Chancellor’s forum addresses district plans for the 2022-2023 academic year

Chancellor Carlos Cortez shared SDCCD plans for the 2022-2023 academic year. Photo credit: SDCCD NewsCenter

Ashley Romero, Staff Writer

San Diego Community College District Chancellor Carlos O. Cortez hosted a forum on campus on Nov. 16 where he and several members of the chancellor’s cabinet addressed district plans for the 2022-23 academic year. 

Topics of discussion included the need to increase enrollment, funding, reorganization, and advertising. Chancellor Cortez noted basic skills and remedial education have been cut drastically in the last couple of years which has significantly contributed to their challenges with enrollment management. 

The district states its mission is to provide access to high-quality, affordable learning experiences to the San Diego community and state. The chancellor highlighted this statement saying, “our mission should always be our north star which guides our work.”

He explained it helps determine how to allocate resources and what types of facilities and faculty are needed. 

The main source of funding for SDCCD is FTES or full-time equivalent students-those taking 15 units in a semester. The district gets paid accordingly but how they get paid has changed. A new funding formula has decided the district will have to earn more money rather than receive it. According to Cortez, this can be done in two ways: the types of students they serve and how students perform their outcomes. 

At first, the goal was to get students in the front door but Chancellor Cortez described it as having shifted to completion. This also changes how the district gets funded. Right now, they receive around two-thirds of the 30% of funding. Chancellor Cortez expressed great confidence in the strides that will be taken to capture the full 30%. 

Chancellor Cortez pointed out that the campus life here at Mesa College makes it particularly special. He followed by explaining there is, however, a decline in male student enrollment and there should be efforts made to reverse it.

He pointed out the upcoming resident FTES targets are slightly lower than what is guaranteed by the state. The target is to get back as close to it as possible but because they currently are not reaching that target, bold efforts to meet it are going to have to be made.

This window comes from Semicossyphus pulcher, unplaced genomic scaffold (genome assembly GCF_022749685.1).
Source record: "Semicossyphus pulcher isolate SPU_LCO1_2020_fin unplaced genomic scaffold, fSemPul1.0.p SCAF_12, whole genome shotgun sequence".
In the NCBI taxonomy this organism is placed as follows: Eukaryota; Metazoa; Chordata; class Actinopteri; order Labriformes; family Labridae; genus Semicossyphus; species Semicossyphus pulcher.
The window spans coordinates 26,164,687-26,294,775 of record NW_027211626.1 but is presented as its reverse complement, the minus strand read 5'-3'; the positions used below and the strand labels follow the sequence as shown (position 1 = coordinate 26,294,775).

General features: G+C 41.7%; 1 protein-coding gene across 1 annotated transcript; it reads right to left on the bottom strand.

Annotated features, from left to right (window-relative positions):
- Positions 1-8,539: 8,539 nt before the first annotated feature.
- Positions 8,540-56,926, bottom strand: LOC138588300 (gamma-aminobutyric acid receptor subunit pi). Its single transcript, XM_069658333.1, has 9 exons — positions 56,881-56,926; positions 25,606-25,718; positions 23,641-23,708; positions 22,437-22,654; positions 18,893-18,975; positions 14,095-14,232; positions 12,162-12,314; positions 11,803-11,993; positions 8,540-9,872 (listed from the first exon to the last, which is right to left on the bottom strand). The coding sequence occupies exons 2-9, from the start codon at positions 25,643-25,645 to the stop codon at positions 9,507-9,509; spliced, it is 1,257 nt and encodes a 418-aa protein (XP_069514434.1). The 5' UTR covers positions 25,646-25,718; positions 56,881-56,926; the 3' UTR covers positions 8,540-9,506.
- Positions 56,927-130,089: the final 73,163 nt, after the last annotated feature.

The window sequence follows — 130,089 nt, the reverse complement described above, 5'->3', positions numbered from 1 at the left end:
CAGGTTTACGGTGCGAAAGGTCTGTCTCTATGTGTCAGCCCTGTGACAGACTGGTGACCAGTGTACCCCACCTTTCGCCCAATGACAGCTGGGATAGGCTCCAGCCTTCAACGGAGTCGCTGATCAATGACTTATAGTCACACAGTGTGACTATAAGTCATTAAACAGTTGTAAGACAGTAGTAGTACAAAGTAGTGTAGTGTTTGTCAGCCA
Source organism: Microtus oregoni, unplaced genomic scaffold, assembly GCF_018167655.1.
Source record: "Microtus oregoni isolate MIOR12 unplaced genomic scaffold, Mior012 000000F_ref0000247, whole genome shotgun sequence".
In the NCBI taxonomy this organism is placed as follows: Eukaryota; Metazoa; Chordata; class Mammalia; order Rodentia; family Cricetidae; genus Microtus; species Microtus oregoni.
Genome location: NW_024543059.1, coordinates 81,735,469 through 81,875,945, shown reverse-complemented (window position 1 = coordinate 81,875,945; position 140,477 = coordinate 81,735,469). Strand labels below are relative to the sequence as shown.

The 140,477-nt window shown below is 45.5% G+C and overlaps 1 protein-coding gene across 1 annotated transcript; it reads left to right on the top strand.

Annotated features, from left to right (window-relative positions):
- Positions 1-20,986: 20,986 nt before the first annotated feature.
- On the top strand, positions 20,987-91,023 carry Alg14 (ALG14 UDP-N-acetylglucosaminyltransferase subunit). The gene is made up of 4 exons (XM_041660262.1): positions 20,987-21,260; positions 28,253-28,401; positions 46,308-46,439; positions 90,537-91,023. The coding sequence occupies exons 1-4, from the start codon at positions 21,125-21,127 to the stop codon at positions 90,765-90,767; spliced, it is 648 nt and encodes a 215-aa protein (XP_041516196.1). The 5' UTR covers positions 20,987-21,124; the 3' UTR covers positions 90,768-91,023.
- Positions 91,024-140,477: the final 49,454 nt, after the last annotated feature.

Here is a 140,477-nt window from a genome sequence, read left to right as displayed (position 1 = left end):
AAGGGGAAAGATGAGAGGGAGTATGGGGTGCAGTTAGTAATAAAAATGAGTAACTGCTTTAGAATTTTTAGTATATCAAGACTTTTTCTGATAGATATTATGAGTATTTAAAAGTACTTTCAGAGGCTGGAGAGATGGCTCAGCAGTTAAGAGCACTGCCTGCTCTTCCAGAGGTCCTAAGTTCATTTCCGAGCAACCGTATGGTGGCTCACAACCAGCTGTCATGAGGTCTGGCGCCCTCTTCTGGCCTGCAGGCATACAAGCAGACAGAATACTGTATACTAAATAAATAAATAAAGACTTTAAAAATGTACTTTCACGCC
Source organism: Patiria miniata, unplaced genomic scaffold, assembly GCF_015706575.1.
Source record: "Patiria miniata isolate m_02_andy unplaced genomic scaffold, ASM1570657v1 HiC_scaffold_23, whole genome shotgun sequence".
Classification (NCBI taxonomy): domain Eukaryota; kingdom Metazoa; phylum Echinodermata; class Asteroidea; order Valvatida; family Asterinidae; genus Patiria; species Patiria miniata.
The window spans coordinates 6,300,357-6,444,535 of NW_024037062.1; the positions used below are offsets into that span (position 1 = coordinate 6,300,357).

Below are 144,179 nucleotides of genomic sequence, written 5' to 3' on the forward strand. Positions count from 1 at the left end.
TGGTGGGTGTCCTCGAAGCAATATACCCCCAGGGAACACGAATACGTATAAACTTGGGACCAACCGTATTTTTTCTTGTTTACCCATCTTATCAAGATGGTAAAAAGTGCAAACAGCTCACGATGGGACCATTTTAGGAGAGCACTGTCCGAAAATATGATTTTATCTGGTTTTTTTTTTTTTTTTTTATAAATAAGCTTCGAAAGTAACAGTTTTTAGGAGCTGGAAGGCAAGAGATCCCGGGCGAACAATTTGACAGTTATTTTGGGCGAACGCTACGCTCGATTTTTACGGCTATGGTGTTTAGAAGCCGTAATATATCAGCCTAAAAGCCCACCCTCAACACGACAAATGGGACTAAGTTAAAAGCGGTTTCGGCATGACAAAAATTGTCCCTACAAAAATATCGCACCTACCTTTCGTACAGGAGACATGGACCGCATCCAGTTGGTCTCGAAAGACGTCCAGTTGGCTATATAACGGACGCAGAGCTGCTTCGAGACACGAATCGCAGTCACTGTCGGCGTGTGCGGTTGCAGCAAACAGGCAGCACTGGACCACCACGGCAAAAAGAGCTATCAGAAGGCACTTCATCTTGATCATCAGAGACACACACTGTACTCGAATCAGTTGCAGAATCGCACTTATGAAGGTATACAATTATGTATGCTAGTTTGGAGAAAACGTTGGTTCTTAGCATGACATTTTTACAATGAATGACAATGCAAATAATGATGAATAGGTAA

The passing of Assembly Bill 927 (Medina) made 15 pilot programs permanent including the Mesa College 4-year degree Cortez said. 

He explained the district has been moving forward with Open Educational Resources (OER) and Zero Textbook Costs (ZTC) and has received multiple grants. 

According to the presentation, “during Fall 2021, 36% of course sections were using low-cost, no-cost, and Open Educational Resources (OER).” Along with other saving measures, over $3 million has been saved districtwide.

Executive Vice Chancellor Bonnie Dowd discussed budget and finance. She said  Proposition 98 is the main source of funding. It guarantees 40% of the funding goes towards education. She explained a large amount of federal money has come through the district’s system. Most of that money goes out directly and indirectly to students. She emphasized that “colleges don’t get funded, districts get funded.” The district distributes from there. 

Restricted money or grants must be used accordingly and in a timely manner. Reserve money is not enough so it is strongly recommended districts take firm efforts to save reserves.  

Vice Chancellor Gregory Smith presented on district office reorganization and technology services. He highlighted their guiding principles and emphasized they need to, “achieve strategic goals efficiently, effectively, and equitably.” They want to create conditions where employees are able to perform their best work possible and explore ways to align things differently for operational efficiency. 

Smith also said Human Resources is now known as “People, Culture, and Technology Services.” He elaborated that the new title was intentional- “we serve people, the whole person and in the way that we do that we set a tone for what the culture of our institution is going to be.”

This also allowed for the introduction of technology services which can allow for better automation resulting in more time to serve people instead of time spent on data entry.

Vice Chancellor Joel Peterson discussed departmental changes and initiatives as well as housing. He expressed he wants his area of responsibility to be very focused on services. Peterson explained diversity, equity, and inclusion are key initiatives. Others included sustainability and transparency. 

Peterson presented an affordable housing model for faculty and staff for City College as part of an overall look at housing for the entire district. 

Lastly, Director of Communications and Public Relations, Jack Beresford talked about districtwide communications and public relations.

Beresford said the campaign to get more students back on campus post-pandemic has evolved from, “Your future starts here” to “Careers start here.”

“The thing we can do best for our students is really connecting them with good paying jobs,” Beresford expressed.  

Stronger advertising efforts within the community have also been made in order to recruit more students. This includes online advertisements, commercials, and billboard signs. 

These efforts are in hopes higher enrollment levels will occur and more funding can be secured.